Can B Vitamins Affect Your Mood?
You would most likely prefer to feel happy and excited about life and ready to get going to accomplish your goals when you wake up. Do you think almost everybody feels that way?
No, that is not the case, because depression is the second leading cause of disability, and it is increasing.
There can be many reasons for depression, and if you know why your mood is not good, you should of cause take action to correct the reason if possible. It is however not always easy to pinpoint the exact reason, and it may also be several things contributing.
When depressed adults were given either a vitamin B complex or a placebo and were accessed at the beginning and at 30 and 60 days from when they started, the treatment group showed significant and more continuous improvements in depressive and anxiety symptoms, compared to the placebo group (Lewis JE, et.al., 2013).
If you, however, have a genetic polymorphism (genetic variation) making it more difficult to metabolize folic acid, you can experience even better results if you take a metabolite of folic acid.
There are several genetic variations that can make it difficult for the body to utilize folic acid, and this is not that uncommon.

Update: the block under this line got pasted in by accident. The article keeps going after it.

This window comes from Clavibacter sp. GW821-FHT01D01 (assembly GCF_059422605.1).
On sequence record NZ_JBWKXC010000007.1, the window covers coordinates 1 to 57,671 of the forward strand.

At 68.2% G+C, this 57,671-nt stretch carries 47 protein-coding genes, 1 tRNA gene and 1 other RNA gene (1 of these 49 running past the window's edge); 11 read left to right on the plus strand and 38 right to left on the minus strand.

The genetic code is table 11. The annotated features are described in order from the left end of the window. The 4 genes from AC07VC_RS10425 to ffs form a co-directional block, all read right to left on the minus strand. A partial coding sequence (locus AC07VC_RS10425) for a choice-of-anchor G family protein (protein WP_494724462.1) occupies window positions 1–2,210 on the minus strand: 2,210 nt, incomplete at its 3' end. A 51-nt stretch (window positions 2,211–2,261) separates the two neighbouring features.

After 8 weeks of taking metabolites of B vitamins and micronutrients, these patients showed a 12-point improvement on a depression scale, and 42% achieved full remission.
A good vitamin B complex formula which includes metabolites is easy to take. This can for some people make a big difference.
Lewis JE, Tiozzo E, Melillo AB, Leonard S, Chen L, Mendez A, Woolger JM, Konefal J. The effect of methylated vitamin B complex on depressive and anxiety symptoms and quality of life in adults with depression. ISRN Psychiatry. 2013 Jan 21;2013:621453
Mech AW, Farah A. Correlation of clinical response with homocysteine reduction during therapy with reduced B vitamins in patients with MDD who are positive for MTHFR C677T or A1298C polymorphism: a randomized, double blind, placebo-controlled study. J Clin Psychiatry. 2016 May;77(5):668-71.
The B1 (thiamine), B2 (riboflavin), B6 (pyridoxine), and B12 (cobalamin) comes in their physiologically active form, making them easier to absorb.